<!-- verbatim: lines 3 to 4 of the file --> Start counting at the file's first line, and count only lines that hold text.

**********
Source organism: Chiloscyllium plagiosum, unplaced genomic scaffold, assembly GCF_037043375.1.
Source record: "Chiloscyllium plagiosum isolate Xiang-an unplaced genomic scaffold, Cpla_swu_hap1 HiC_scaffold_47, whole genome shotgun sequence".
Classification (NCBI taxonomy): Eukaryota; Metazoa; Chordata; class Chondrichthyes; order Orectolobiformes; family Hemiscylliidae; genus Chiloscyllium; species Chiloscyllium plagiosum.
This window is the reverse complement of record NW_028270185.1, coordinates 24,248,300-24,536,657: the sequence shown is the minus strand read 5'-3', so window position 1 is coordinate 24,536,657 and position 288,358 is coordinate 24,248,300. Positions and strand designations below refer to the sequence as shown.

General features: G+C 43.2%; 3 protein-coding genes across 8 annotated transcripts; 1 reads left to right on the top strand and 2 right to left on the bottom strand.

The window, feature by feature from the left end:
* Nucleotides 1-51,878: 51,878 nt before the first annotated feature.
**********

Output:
Classification (NCBI taxonomy): Eukaryota; Metazoa; Chordata; class Chondrichthyes; order Orectolobiformes; family Hemiscylliidae; genus Chiloscyllium; species Chiloscyllium plagiosum.
This window is the reverse complement of record NW_028270185.1, coordinates 24,248,300-24,536,657: the sequence shown is the minus strand read 5'-3', so window position 1 is coordinate 24,536,657 and position 288,358 is coordinate 24,248,300. Positions and strand designations below refer to the sequence as shown.